Harbour, a field applications engineer, met O’Bryan after she joined Viasat in early 2019. She traveled with them to Baja and became captivated with their nomadic lifestyle.

“I’d heard of the whole van movement, but it just didn’t seem sustainable to me,” she said. “Then you see all the amazing places it can take you.”

A pandemic push

None of the trio had planned to leave the city fulltime until the pandemic. All of that quickly changed.

“Living in a camper isn’t easy in a city, especially if you don’t have access to a shower or water to fill the camper,” O’Bryan said. “Our options for that were eliminated when everything shut down. Viasat was also locked down. We realized we had to go out into nature, so that pushed us out of the city.”

Harbour, who was working from her home near Viasat’s Carlsbad campus, joined them.

So far, the trio has traveled from Carlsbad to other parts of California – including Joshua Tree, Big Bear and Santa Cruz – and to Utah, Wyoming, Montana, and Colorado. They hope to also hit Washington, Oregon and northern California.

In each location, their first priority is to find an internet connection. Harbour, who was also a satellite communications operator in the Marines, is well trained in setting up the Viasat equipment and well versed in Viasat’s coverage. O’Bryan, whose full title is cyber threat intelligence & threat hunt development lead, works to stop hackers from targeting government and residential customer segments.

“We’ve been using the dish because we have it for testing purposes, but we’ve also had to leverage free Wi-Fi and LTE hotspots off our phone,” O’Bryan said. “The hardest part of working on the road is identifying where we will set up to work. Once we get situated with the dish and/or Wi-Fi and hotspots we are good to go, but every time we move, we have to figure out where to find good internet.Viasat’s service has definitely supplemented that for us.”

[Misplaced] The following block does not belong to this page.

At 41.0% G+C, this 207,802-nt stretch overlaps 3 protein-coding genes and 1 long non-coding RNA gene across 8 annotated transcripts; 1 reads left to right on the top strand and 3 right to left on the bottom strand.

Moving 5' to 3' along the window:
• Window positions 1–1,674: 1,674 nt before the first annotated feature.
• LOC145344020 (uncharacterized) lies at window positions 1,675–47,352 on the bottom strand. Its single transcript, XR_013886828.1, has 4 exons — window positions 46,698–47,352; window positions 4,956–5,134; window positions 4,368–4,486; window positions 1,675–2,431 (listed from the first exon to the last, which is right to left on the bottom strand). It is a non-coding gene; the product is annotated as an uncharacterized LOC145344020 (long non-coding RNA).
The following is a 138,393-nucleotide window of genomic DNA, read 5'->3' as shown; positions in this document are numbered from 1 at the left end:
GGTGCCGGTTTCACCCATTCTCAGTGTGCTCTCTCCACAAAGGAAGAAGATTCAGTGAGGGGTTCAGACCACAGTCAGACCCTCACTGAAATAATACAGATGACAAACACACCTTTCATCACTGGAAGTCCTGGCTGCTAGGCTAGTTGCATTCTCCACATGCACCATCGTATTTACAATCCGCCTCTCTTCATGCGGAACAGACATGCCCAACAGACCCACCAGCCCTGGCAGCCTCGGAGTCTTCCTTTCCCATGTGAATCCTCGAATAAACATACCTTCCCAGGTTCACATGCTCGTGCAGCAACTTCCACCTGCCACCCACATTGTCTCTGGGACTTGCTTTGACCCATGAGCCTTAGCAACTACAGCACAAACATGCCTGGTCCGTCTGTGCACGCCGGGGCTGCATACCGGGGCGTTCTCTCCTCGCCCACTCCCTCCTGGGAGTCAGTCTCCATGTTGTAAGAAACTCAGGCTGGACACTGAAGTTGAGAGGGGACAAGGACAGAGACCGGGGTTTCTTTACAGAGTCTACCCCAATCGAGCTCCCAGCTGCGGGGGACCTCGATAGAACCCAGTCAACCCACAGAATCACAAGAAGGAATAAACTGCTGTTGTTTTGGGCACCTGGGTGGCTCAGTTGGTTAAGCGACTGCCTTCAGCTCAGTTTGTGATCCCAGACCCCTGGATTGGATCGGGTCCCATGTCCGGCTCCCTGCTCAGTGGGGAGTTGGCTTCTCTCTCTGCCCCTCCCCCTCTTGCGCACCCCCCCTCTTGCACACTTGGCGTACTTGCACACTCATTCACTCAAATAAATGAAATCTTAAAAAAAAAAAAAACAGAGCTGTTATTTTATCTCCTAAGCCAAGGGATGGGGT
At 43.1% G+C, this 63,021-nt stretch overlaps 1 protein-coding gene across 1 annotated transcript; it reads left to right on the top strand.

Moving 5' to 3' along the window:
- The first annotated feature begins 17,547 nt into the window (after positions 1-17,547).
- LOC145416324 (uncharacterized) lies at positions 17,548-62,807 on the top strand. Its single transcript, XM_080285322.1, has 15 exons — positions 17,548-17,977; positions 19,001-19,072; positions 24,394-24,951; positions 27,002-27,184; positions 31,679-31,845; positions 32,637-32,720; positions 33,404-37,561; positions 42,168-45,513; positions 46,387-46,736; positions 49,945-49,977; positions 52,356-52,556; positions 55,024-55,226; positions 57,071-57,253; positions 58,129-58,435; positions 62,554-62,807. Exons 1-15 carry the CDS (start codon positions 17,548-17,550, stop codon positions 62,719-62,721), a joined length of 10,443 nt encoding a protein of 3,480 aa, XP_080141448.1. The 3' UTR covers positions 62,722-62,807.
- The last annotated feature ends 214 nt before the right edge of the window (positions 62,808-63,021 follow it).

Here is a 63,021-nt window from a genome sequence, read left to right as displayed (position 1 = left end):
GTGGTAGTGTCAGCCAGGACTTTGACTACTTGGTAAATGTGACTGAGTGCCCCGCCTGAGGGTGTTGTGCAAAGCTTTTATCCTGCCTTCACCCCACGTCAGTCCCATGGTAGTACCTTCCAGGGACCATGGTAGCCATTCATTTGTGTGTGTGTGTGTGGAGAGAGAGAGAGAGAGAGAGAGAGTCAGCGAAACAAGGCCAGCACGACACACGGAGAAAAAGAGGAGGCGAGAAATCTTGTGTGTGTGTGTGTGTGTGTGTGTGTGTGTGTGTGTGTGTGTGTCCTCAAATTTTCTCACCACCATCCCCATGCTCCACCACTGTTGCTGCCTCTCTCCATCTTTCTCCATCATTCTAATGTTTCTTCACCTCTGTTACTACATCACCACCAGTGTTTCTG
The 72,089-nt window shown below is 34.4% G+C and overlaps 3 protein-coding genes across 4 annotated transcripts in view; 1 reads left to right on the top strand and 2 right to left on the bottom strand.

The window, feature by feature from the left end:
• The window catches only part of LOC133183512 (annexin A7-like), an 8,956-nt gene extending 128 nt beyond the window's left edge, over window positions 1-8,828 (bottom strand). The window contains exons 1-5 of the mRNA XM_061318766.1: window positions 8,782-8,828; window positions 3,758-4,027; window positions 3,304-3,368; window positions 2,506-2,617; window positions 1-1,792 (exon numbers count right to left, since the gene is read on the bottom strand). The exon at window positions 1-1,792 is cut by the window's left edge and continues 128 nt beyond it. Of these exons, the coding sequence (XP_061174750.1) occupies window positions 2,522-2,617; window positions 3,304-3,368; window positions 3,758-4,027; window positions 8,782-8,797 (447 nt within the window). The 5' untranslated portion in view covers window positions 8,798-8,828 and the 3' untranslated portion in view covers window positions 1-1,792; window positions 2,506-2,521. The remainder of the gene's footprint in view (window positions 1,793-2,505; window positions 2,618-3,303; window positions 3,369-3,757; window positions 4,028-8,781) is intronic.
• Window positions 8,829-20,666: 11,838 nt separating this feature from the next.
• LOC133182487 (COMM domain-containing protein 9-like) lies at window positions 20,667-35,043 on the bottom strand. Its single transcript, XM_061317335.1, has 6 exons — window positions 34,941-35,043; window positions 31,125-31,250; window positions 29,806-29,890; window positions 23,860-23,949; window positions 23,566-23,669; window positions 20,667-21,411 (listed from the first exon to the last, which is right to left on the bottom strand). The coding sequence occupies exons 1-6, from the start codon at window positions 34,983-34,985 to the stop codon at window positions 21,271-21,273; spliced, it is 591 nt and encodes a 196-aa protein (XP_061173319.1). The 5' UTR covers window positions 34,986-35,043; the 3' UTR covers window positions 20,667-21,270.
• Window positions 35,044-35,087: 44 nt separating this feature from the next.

The effort is well worthwhile, both women agreed. In Wyoming, they set up camp in Grand Teton National Park.

“National parks are starting to feel more like home than my actual house,” she said. “(O’Bryan and Rollins) have turned my whole world upside down.

Harbour is so sold on the lifestyle she’s now buying her own truck camper.

“Any random Tuesday after work could have just as easily been spent climbing a canyon and riding dirt bikes as watching the sunset, identifying flowers and roasting s’mores – but the same is always true: it’s going to be memorable,” she said. “I hope it never has to end.”

Both women are grateful to work for Viasat, and for reasons that extend far beyond their current life circumstances.

“I came to Viasat from the military, where everything is so regimented and you feel kind of like a number,” Harbour said. “It’s such a culture shock to come into a company like Viasat where it feels like they actually care about you. They’re open to ideas, and they’re flexible. And I love the people I work with.”

*Note: The equipment referenced in this story is not available commercially. The Viasat service requires a trained technician to be aimed at the satellite.